The point-and-click genre is one that goes back to the earliest days of PC gaming, and weirdly enough, to a time before the mouse was a thing people plugged into their decidedly beige computers. And that’s because the adventure game has always been one where narrative and story drove the on-screen action, and puzzles were seen as the mechanics in which to foster problem solving. Or simply, trying out various inventory combinations on a dead end to see what works.
Warp Frontier, from local indie Brawsome, is a new sci-fi point-and-click adventure game with a keen focus on narrative and creating a world to explore and play detective in. In terms of presentation it’s a throwback of sorts to the genre popularised in the '90s, albeit with art direction that instil a sense of comic book realism to environments and characters. In Warp Frontier you take on the role of space cop Vincent Cassini as he investigates a disappearance and then slowly unravels a plot involving a devastating war, its survivors, and the very nature of consciousness.
Where it impresses most is how it creates a futuristic world and cast of characters with their own history that feels real and unfolds naturally through simple observation and conversation. As opposed to, you know, walls of expository text that certain sci-fi finds hard to resist. Narratively there’s a lot of nuance to be found in the conversations between Vincent and his robo-pal MAC, his family, and other humanoids, which in turn leads to several branching paths and even different overall conclusions.
Warp Frontier, from local indie Brawsome, is a new sci-fi point-and-click adventure game with a keen focus on narrative and creating a world to explore and play detective in.
It’s so well handled that it was only after looking at the descriptions for the various Steam Achievements that it dawned on me that a completely separate route could have been taken.
Also, it’s worth noting that Vincent and other characters in the game are voiced with Australian accents (Brawsome is a local studio after all), which when mixed with the more traditional Americans in Space performances, creates a wonderful sense of atmosphere. Plus, it's a nice reminder that no matter where to travel, even if it’s into the distant future on a planet called Cetus, you’ll always bump into Aussies.
Most of Warp Frontier’s story takes place on a handful of locations, often industrial in nature, so it’s a bit of a missed opportunity that different beats within the tale don’t take place on any sort of strange alien planet. There’s a little bit of a The Dig vibe here, which is very cool, but the story is far more grounded and focused on Vincent’s investigation.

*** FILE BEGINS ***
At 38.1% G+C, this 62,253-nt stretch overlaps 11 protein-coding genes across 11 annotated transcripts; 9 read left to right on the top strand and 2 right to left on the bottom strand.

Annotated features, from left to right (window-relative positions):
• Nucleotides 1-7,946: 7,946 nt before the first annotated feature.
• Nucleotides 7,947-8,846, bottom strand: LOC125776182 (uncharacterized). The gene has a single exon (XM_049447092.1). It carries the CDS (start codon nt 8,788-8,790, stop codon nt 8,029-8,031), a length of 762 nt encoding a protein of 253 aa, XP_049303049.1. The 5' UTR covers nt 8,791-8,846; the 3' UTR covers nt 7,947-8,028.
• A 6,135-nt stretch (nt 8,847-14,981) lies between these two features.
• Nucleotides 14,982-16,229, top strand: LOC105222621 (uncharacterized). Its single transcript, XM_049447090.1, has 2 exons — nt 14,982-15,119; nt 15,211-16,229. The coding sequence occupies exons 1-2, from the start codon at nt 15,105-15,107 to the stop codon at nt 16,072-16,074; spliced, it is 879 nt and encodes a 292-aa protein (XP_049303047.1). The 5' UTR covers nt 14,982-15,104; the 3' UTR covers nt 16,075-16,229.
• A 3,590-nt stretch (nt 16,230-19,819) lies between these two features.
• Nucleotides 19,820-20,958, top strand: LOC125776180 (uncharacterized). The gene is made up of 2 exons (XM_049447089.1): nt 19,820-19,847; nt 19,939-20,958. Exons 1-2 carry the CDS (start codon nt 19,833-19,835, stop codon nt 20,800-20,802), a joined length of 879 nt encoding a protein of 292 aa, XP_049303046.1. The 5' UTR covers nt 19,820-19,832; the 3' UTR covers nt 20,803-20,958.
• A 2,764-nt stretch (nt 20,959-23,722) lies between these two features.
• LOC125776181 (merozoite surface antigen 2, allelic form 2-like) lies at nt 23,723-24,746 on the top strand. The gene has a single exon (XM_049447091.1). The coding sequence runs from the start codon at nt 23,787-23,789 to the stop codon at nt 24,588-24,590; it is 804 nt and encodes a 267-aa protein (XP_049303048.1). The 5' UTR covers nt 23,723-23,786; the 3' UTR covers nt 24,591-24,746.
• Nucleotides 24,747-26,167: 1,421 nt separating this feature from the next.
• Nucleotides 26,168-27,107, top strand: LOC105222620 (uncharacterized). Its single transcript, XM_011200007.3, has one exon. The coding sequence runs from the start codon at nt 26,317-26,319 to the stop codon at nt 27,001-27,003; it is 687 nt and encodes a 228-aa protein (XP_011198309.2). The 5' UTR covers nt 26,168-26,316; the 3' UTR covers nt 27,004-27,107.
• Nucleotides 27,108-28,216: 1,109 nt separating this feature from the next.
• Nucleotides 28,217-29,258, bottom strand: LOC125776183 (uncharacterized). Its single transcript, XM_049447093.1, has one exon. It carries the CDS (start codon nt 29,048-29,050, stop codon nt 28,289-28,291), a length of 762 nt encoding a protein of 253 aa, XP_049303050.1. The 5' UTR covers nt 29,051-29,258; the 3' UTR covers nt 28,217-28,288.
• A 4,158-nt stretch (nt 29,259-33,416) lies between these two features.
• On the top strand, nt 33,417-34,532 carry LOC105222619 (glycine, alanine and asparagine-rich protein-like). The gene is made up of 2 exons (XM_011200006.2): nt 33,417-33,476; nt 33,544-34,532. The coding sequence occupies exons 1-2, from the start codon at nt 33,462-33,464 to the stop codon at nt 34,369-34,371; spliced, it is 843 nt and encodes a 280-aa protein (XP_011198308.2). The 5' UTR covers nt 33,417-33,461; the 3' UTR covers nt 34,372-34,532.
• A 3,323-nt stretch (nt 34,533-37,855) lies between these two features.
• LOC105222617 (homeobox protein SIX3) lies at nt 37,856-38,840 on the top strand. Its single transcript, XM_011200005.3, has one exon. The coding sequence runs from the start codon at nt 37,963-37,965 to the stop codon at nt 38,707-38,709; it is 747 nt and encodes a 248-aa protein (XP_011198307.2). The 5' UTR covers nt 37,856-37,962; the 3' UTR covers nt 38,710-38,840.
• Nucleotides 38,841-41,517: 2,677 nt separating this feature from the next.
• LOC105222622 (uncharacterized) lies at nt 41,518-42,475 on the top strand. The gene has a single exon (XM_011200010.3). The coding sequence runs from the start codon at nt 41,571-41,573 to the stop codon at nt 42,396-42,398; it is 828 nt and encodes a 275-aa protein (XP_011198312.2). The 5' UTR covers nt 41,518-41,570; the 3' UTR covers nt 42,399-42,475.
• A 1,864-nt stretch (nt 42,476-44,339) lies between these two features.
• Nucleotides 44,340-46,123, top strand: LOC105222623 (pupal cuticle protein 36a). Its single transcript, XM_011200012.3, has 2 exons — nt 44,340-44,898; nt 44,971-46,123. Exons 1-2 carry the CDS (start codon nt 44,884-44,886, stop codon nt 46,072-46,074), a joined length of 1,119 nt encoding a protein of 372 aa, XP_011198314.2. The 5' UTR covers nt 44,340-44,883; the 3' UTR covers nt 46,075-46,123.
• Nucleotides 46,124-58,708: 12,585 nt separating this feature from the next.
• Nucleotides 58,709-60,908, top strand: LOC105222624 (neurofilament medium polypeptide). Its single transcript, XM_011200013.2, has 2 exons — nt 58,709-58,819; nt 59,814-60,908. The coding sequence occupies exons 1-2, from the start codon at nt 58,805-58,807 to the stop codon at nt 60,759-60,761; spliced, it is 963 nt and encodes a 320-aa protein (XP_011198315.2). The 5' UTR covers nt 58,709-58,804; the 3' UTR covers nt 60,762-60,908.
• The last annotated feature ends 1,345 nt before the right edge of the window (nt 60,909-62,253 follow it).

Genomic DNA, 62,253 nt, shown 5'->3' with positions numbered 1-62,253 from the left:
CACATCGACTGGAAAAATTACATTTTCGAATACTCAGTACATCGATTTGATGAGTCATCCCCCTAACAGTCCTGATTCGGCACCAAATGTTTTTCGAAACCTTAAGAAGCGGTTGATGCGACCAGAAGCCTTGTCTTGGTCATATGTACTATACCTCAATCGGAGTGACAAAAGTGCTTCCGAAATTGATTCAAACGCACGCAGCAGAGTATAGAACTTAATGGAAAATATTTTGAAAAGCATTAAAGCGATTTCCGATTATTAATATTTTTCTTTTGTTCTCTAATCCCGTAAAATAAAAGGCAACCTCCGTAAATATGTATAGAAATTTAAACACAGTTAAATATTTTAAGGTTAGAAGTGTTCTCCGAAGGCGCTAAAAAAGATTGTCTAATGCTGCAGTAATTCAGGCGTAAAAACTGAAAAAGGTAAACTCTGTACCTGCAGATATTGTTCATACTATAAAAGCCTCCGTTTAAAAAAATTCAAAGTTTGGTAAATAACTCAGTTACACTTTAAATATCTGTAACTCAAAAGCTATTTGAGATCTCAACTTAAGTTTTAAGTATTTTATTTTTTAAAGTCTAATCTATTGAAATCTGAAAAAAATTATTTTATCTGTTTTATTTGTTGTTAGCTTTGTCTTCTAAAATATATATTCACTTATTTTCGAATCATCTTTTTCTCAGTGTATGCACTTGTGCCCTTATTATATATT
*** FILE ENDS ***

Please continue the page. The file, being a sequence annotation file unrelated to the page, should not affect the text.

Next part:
As mentioned above, dialogue and relationships play an integral role in the story Warp Frontier tells. That said, a lot of the mechanics and puzzles revolve around physical activity - sci-fi style. That could be using your ship’s navigation systems to fly around, using ship scanners to locate objects, using a fuse gun to swap out fuses back and forth a bunch of times to restore power to an elevator or device. In terms of traditional point-and-click puzzles, Warp Frontier’s are hands-on so to speak and go from intuitive and natural right up to frustrating and clunky.
Part of this comes down to the inventory system and having to combine various items or put a bit of space resin on this thing or that thing. Oftentimes Vince will walk and stand in front of the object you’re trying to interact with, which can be frustrating. There’s a hint/walkthrough system built into Warp Frontier, so for those looking to simply enjoy the story, there’s that option. The only real lull comes with the cumbersome fuse-swapping section, which feels so much like a classic point-and-click adventure game from the 1980s or 1990s that you kind of feel bad criticising it.
Also, it’s worth noting that Vincent and other characters in the game are voiced with Australian accents (Brawsome is a local studio after all), which when mixed with the more traditional Americans in Space performances, creates a wonderful sense of atmosphere.
We’re in 2022, a time when the point-and-click adventure game genre is mostly seen as a retro thing. And with that it’s nice to see a game like Warp Frontier, a narrative adventure that can still deliver what made the genre so special in the first place. Through excellent world building, great characters, and a branching story, you’ve got a great slice of locally-grown sci-fi well worth digging into. Or, pointing and clicking through. And even though it’s held back a bit by its not-that-great inventory system, and a few cumbersome puzzles, the story is where it shines.